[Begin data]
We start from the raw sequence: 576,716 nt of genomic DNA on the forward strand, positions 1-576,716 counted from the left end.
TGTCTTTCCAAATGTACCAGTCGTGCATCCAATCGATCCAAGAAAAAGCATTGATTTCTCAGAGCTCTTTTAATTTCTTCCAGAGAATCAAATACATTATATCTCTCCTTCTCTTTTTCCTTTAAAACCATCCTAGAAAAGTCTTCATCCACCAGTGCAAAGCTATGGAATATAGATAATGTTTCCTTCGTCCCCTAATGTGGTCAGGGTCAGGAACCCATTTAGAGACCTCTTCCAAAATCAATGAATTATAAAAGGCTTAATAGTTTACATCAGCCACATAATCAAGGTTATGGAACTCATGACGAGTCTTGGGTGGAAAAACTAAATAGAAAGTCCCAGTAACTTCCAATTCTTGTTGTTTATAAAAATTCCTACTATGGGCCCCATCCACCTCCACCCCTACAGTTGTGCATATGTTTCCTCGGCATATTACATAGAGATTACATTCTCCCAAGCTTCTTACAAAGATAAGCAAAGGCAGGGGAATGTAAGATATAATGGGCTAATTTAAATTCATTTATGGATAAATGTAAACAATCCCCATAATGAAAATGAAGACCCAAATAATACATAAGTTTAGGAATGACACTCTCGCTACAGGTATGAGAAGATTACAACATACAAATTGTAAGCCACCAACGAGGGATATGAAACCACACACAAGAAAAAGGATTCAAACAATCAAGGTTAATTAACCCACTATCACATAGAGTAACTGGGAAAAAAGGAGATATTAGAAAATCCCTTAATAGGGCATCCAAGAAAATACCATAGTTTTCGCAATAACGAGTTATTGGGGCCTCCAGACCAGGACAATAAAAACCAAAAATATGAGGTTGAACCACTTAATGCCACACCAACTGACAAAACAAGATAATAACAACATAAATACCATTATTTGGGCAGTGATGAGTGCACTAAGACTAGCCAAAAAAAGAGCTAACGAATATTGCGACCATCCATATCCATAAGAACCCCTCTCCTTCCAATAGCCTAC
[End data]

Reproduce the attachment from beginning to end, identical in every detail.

We start from the raw sequence: 576,716 nt of genomic DNA on the forward strand, positions 1-576,716 counted from the left end.
TGTCTTTCCAAATGTACCAGTCGTGCATCCAATCGATCCAAGAAAAAGCATTGATTTCTCAGAGCTCTTTTAATTTCTTCCAGAGAATCAAATACATTATATCTCTCCTTCTCTTTTTCCTTTAAAACCATCCTAGAAAAGTCTTCATCCACCAGTGCAAAGCTATGGAATATAGATAATGTTTCCTTCGTCCCCTAATGTGGTCAGGGTCAGGAACCCATTTAGAGACCTCTTCCAAAATCAATGAATTATAAAAGGCTTAATAGTTTACATCAGCCACATAATCAAGGTTATGGAACTCATGACGAGTCTTGGGTGGAAAAACTAAATAGAAAGTCCCAGTAACTTCCAATTCTTGTTGTTTATAAAAATTCCTACTATGGGCCCCATCCACCTCCACCCCTACAGTTGTGCATATGTTTCCTCGGCATATTACATAGAGATTACATTCTCCCAAGCTTCTTACAAAGATAAGCAAAGGCAGGGGAATGTAAGATATAATGGGCTAATTTAAATTCATTTATGGATAAATGTAAACAATCCCCATAATGAAAATGAAGACCCAAATAATACATAAGTTTAGGAATGACACTCTCGCTACAGGTATGAGAAGATTACAACATACAAATTGTAAGCCACCAACGAGGGATATGAAACCACACACAAGAAAAAGGATTCAAACAATCAAGGTTAATTAACCCACTATCACATAGAGTAACTGGGAAAAAAGGAGATATTAGAAAATCCCTTAATAGGGCATCCAAGAAAATACCATAGTTTTCGCAATAACGAGTTATTGGGGCCTCCAGACCAGGACAATAAAAACCAAAAATATGAGGTTGAACCACTTAATGCCACACCAACTGACAAAACAAGATAATAACAACATAAATACCATTATTTGGGCAGTGATGAGTGCACTAAGACTAGCCAAAAAAAGAGCTAACGAATATTGCGACCATCCATATCCATAAGAACCCCTCTCCTTCCAATAGCCTAC